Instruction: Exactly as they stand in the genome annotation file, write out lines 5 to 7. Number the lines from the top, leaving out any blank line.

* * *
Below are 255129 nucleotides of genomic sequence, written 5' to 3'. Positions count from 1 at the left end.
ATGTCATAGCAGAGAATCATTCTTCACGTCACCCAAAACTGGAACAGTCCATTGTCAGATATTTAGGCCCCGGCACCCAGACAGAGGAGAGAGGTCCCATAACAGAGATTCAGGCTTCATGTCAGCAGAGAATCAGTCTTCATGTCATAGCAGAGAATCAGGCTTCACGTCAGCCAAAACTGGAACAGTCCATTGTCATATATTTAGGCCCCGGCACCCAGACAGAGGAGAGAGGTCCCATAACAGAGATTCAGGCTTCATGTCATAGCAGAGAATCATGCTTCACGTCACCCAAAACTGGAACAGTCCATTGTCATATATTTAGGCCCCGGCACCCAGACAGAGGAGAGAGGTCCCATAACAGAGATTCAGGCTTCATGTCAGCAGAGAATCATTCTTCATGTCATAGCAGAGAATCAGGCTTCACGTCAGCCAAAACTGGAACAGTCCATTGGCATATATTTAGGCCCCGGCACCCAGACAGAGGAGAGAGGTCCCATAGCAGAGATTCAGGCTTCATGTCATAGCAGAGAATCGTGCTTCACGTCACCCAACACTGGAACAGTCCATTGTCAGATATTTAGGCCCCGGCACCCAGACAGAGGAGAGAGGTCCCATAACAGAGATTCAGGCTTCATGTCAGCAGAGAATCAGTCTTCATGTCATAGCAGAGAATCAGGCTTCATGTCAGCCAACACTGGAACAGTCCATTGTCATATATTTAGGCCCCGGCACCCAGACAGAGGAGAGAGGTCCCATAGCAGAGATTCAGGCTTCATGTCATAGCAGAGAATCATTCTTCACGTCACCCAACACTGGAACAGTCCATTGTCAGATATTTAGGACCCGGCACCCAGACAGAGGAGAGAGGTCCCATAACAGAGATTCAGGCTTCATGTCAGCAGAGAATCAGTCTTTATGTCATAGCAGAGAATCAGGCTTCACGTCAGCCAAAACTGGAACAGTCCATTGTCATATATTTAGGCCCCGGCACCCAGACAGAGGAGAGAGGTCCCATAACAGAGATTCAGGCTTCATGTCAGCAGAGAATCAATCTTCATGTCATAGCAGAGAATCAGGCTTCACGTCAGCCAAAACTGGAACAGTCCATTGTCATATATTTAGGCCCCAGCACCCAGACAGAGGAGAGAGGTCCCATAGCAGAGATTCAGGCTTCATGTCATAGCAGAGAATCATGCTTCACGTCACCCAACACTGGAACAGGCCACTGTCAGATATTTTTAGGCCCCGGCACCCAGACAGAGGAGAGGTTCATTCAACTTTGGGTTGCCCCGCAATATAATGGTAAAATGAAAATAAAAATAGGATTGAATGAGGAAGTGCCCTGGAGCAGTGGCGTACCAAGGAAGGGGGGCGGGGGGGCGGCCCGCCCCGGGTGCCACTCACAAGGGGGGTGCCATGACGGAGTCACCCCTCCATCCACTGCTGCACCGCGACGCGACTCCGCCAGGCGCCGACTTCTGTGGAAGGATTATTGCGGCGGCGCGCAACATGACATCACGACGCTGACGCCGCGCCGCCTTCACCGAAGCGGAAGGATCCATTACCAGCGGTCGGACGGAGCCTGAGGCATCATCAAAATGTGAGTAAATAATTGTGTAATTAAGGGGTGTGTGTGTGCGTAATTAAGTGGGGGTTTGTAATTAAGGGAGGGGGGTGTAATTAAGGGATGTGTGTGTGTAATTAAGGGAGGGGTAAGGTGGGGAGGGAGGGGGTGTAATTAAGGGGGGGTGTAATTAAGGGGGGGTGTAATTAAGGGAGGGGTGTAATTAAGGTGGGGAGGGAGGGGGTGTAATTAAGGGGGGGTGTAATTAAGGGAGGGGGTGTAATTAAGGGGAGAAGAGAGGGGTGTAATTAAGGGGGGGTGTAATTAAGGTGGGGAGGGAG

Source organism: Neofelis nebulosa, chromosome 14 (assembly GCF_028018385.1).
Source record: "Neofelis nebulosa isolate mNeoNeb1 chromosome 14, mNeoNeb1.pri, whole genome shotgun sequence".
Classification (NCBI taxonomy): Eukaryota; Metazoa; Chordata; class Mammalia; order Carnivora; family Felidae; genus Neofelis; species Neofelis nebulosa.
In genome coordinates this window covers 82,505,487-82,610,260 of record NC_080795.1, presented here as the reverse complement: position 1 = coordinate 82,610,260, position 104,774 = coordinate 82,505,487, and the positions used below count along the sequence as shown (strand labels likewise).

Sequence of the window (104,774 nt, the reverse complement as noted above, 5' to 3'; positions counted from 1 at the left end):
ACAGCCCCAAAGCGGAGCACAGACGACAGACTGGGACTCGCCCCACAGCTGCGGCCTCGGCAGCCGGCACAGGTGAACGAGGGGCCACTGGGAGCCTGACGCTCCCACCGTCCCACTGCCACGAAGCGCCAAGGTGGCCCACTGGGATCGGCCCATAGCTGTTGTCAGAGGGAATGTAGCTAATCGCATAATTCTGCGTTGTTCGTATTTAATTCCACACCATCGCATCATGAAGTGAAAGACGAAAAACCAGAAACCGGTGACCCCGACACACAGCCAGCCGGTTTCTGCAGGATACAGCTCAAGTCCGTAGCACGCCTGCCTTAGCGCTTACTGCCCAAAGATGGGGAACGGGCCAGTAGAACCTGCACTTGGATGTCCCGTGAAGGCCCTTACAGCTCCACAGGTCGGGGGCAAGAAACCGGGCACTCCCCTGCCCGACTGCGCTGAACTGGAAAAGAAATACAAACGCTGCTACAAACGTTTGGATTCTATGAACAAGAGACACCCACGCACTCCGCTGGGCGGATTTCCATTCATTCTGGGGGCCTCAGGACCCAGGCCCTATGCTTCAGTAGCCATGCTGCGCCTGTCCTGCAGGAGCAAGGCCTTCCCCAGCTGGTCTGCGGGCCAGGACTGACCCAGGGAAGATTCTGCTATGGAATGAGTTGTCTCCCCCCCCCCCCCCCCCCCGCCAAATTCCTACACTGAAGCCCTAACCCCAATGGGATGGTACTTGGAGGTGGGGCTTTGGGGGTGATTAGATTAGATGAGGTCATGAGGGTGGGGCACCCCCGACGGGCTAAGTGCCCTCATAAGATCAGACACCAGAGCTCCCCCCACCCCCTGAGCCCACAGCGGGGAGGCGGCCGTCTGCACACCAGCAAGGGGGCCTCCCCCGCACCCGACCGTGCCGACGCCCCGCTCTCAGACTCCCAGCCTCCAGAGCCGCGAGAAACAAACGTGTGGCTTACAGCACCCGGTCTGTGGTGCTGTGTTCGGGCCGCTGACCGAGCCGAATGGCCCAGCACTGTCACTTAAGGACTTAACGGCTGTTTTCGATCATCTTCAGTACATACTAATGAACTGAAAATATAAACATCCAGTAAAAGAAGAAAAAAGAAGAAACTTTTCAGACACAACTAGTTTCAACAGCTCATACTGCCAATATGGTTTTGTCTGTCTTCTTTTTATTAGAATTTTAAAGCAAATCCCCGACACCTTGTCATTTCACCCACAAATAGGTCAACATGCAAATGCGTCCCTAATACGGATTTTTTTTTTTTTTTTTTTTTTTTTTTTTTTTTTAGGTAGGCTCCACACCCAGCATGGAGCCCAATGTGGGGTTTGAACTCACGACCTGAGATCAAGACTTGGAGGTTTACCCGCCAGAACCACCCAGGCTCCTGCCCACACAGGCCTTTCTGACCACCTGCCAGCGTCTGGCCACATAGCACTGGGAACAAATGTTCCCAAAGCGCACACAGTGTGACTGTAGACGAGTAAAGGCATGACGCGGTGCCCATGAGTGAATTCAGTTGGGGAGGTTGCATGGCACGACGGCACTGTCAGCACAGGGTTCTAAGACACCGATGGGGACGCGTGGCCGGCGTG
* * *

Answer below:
Classification (NCBI taxonomy): Eukaryota; Metazoa; Chordata; class Mammalia; order Carnivora; family Felidae; genus Neofelis; species Neofelis nebulosa.
In genome coordinates this window covers 82,505,487-82,610,260 of record NC_080795.1, presented here as the reverse complement: position 1 = coordinate 82,610,260, position 104,774 = coordinate 82,505,487, and the positions used below count along the sequence as shown (strand labels likewise).

Sequence of the window (104,774 nt, the reverse complement as noted above, 5' to 3'; positions counted from 1 at the left end):